WASHINGTON — Tropical Storm Nate formed Thursday morning in the southwestern Caribbean, and early forecast models show it taking aim this weekend at the central US Gulf Coast, likely as a minor hurricane, according to the National Hurricane Center.
Nate’s forecast track had shifted slightly west by midmorning Thursday, putting New Orleans — with its compromised drainage system — directly in the storm’s sights.
Anyone with Columbus Day weekend plans in Louisiana, Mississippi and Alabama should pay close attention, as a hurricane landfall in that region looks likely, CNN meteorologists said.
Nate’s maximum sustained winds had increased by Thursday to 40 mph, with the storm forecast to remain close to that intensity all day as it moves inland over Nicaragua and Honduras, they said.
Life-threatening flash flooding and mudslides are possible in the Central American nations, with extreme rainfall totals of 15 to 20 inches possible in Nicaragua and up to 8 inches predicted for Honduras. A tropical storm warning was in effect from Sandy Bay Sirpi, Nicaragua, to Punta Castilla, Honduras, the hurricane center said.
After crossing over Central America, Nate is expected to move back into the warm waters of the western Caribbean, CNN forecasters said. There, Nate could strengthen and experience an increase in forward speed, though the Yucatan Peninsula could inhibit its growth, meteorologists said.
Some forecast models had predicted Nate would become a much stronger hurricane and make landfall on the Florida Panhandle, but those models now have fallen more in line with predictions of a landfall along the central Gulf Coast, CNN meteorologist Brandon Miller said.
Still, many factors will play a role in Nate’s development through the weekend, he said.
“How much Nate is able to strengthen once it hits those warm waters depends a lot on how intact the center of the storm can maintain as it traverses land,” Miller said. “If it gets ragged, it will take some time to reform over the ocean, and that will mean less time to gain in intensity.
“But if it manages to stay together while over Central America, it will be able to take advantage of those warm waters and quickly strengthen, maybe even undergo ‘rapid intensification,'” he said.
Rapid intensification occurs when a storm’s maximum sustained winds increase at least 35 mph in 24 hours or less. Hurricanes Harvey, Irma, Jose, and Maria all underwent the phenomenon on their way to becoming major hurricanes earlier this season.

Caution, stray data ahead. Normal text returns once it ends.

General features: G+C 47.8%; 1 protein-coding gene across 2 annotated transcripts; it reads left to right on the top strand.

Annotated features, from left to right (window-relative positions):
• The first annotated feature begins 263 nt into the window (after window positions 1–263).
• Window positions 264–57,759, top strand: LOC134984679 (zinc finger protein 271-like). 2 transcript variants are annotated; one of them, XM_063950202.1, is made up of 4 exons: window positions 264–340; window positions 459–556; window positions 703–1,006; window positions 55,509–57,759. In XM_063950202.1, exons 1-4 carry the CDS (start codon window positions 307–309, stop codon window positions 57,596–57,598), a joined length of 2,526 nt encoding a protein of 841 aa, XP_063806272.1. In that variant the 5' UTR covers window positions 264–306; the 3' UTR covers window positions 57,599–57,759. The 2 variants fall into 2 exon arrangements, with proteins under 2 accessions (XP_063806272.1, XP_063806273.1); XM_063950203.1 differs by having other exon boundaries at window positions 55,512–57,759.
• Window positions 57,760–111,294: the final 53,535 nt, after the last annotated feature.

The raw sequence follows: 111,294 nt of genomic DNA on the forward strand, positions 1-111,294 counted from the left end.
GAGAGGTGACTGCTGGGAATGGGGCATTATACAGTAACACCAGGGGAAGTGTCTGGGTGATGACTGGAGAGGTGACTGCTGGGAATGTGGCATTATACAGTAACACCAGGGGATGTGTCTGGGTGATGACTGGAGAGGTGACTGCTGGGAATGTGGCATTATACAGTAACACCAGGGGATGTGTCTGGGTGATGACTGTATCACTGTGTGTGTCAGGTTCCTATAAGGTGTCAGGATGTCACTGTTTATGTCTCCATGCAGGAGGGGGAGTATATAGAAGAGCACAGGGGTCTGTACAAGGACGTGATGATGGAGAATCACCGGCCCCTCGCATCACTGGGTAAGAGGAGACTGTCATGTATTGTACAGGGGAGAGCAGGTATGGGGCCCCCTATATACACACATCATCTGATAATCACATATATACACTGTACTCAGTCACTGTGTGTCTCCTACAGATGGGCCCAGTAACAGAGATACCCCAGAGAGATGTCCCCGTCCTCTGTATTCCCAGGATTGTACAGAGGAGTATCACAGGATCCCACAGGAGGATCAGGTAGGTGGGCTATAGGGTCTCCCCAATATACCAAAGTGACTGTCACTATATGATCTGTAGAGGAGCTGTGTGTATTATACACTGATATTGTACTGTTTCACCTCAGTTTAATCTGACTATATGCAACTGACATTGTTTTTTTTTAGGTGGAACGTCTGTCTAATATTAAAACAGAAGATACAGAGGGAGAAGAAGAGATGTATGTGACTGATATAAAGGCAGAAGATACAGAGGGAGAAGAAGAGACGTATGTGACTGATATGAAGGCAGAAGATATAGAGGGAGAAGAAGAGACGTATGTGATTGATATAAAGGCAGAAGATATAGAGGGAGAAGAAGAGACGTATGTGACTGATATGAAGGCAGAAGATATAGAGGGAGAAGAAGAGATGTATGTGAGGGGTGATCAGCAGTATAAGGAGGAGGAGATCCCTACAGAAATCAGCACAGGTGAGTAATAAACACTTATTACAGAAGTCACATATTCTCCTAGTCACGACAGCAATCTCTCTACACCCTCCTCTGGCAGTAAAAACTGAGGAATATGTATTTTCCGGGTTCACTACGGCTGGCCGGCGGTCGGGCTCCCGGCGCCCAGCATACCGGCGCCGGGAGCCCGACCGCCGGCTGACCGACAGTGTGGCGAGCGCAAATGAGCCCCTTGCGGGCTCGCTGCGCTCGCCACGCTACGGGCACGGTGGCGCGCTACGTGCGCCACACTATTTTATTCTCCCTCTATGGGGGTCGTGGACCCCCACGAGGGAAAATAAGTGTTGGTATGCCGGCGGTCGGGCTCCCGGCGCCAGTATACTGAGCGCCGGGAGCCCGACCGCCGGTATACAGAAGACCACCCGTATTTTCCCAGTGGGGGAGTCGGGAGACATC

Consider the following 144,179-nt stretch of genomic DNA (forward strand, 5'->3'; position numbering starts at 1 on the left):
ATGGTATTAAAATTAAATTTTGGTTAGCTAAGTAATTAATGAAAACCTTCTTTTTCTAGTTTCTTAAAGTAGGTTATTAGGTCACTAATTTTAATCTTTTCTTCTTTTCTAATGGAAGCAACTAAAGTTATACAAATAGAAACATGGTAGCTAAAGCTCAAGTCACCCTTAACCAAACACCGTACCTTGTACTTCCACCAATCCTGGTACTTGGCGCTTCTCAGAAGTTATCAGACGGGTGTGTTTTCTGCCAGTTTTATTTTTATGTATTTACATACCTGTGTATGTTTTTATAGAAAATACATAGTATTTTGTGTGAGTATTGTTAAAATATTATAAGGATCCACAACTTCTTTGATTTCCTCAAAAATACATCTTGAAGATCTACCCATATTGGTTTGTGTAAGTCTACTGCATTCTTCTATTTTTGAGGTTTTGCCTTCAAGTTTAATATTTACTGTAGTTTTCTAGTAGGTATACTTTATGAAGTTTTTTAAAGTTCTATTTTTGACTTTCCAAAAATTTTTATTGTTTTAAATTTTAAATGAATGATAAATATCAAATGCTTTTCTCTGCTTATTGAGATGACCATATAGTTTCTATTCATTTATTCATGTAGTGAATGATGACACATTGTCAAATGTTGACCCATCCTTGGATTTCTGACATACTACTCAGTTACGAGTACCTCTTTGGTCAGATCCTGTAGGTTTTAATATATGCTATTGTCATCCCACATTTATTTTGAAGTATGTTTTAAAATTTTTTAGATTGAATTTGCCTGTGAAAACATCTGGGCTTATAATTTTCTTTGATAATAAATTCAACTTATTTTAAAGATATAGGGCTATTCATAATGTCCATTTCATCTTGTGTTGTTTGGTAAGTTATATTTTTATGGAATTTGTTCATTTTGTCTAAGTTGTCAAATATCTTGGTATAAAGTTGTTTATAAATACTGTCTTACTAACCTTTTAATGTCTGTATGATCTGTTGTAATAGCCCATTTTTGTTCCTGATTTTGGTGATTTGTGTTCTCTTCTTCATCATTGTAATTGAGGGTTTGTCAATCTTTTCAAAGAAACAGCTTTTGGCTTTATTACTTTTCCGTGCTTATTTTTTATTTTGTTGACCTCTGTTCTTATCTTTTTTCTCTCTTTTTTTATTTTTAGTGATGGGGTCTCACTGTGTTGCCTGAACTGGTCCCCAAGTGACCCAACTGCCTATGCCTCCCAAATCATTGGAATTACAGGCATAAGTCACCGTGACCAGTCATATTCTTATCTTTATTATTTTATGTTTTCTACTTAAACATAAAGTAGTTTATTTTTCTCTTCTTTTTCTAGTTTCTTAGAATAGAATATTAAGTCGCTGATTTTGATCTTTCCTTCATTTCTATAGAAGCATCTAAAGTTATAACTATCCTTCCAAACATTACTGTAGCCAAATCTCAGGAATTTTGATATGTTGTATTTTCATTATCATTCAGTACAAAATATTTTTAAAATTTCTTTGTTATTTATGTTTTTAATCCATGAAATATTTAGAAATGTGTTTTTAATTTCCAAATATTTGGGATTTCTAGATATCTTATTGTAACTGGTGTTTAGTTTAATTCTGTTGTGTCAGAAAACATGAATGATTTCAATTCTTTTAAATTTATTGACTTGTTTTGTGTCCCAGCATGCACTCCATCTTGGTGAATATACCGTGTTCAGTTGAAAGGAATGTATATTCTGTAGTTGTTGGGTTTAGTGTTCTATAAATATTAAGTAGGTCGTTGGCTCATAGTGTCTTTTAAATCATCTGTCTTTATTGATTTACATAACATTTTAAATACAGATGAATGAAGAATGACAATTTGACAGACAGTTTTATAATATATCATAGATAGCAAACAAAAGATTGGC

New Orleans officials were due to meet Thursday morning to discuss preparations for the possibility of hurricane conditions, even as the city’s unique drainage system continued to experience critical deficiencies exposed during heavy August storms that led to the flooding of several hundred properties.
Of New Orleans’ 120 drainage pumps, a dozen — including three major pumps — were out of service Wednesday morning for repairs or maintenance, according to the most recent records posted online by the city-owned Sewerage & Water Board.
One major pump that remained offline was located at the city’s largest-capacity pump station in the city’s Lakeview neighborhood, which serves a heavily populated swath along the city’s western edge and a large section of neighboring Jefferson Parish. Another major pump in nearby City Park was out of service. The third was across the Mississippi River, in the suburban-style Algiers section of town.
Of the other pumps that weren’t working, five were relatively small and located in newer sections of the city where localized flooding was not a problem this summer, the records show. Another four were among the system’s 20 so-called “constant duty” pumps, which are also small and work to clear the streets of runoff from lawn watering and other daily water usage.
The water board also had backup generators at all 24 of its major pump stations, including 10 temporary generators, the records show. Those generators were installed recently after a key turbine that powers the city’s oldest, most powerful pumps from a central power plant failed this summer, exposing the complete lack of backup power at some locations.
New Orleans officials routinely note that even at its maximum design capacity, the city’s pumps only can drain 1 inch of water in the first hour of a storm and a half-inch each subsequent hour. That means a deluge would predictably cause temporary localized flooding, an outcome most residents expect.